To move the implant from the slide, the surgeon can insert standard surgical instruments through other portals to the intra-articular space to cut any suture 42 securing the implant to the slide, to move the orthopaedic implant into its final position, and to secure the orthopaedic implant to native tissue. The surgeon may also use the device disclosed in U.S. patent application Ser. No. 10/609,768 entitled “Implant Stabilizing Instrument, Kit and Method,” filed concurrently herewith by (Andrew M. Jacobs, Carolyn K. Day, Rhonda B. Clarke, Herbert E. Schwartz, John W. Kemppainen, Prasanna Malaviya and Anthony D. Zannis), which is incorporated by reference herein in its entirety. The instrument, kit and method disclosed in that patent application may be used to move and stabilize the implant while securing the implant to the native tissue.

The surgeon can also opt to insert the distal end 14 of the slide through the arthroscopic portal 60 and into the intra-articular space before placing the orthopaedic implant on the slide. Considering FIG. 41, after the surgeon has confirmed that the distal end 14 of the slide 10B is properly positioned in the intra-articular space in proper proximity to the defect, for example gap 62 in meniscus 61, the surgeon can place the orthopaedic implant 64 on the slide surfaces (e.g. 44, 46) with the edges of the implant within the elongate channels 26, 28, as shown in FIG. 41. The surgeon can then use another surgical implement to move the implant distally along the slide surfaces until the implant is at the distal end 12 of the slide. The surgeon can continue to move the implant off of the slide and into the gap 62 in the meniscus 61 and then attach the orthopaedic implant to the native tissue. FIG. 37 illustrates movement of an implant 40 from a proximal position (shown in phantom) to a distal position along the slide surface 13 using the first illustrated slide 10.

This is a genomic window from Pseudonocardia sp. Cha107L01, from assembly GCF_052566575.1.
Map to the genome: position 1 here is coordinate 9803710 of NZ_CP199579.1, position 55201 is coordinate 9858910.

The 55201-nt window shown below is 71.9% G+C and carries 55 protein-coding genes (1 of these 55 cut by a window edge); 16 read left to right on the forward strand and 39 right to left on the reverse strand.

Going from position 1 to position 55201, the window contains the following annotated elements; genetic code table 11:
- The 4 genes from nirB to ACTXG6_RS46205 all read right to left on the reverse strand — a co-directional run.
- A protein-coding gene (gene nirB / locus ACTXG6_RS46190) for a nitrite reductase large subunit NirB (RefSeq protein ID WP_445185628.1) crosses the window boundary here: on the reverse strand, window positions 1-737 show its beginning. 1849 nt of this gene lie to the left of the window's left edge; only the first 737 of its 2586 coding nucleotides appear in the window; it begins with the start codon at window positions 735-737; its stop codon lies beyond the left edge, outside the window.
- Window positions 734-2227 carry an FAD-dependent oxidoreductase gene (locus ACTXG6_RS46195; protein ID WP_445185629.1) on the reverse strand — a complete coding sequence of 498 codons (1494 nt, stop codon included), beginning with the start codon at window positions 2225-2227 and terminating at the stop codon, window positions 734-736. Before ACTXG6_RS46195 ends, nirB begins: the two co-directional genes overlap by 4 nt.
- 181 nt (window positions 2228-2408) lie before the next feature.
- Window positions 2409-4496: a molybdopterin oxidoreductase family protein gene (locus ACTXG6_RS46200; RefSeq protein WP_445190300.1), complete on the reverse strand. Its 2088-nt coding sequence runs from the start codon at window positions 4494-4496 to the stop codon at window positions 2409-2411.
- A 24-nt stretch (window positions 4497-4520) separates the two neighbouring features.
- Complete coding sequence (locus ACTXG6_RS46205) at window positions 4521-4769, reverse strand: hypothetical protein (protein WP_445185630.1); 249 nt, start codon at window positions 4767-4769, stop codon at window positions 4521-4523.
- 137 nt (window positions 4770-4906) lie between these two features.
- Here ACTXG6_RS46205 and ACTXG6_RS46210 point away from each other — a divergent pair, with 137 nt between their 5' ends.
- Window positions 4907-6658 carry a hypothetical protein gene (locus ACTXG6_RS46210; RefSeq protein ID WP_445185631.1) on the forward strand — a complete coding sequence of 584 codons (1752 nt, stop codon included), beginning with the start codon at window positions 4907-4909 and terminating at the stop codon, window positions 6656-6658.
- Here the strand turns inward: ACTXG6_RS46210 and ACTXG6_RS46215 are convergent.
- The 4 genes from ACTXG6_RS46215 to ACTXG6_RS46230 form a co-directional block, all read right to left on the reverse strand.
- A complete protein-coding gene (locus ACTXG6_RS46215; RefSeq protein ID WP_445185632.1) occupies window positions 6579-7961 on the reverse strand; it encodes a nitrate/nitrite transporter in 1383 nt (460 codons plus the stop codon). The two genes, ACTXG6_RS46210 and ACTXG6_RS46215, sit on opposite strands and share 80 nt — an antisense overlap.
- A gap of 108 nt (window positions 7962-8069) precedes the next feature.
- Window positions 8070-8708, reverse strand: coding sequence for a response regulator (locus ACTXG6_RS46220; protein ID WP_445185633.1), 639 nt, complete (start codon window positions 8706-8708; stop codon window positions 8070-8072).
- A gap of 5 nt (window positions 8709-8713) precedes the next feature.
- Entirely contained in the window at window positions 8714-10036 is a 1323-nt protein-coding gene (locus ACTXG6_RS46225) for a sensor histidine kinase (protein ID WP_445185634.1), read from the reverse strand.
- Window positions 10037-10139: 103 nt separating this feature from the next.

It will be appreciated that the surgical method described above can also be used in delivering implants to other damaged tissue sites in the patient's body. In addition, substantially the same surgical method can be used for mini-arthrotomies and open surgeries.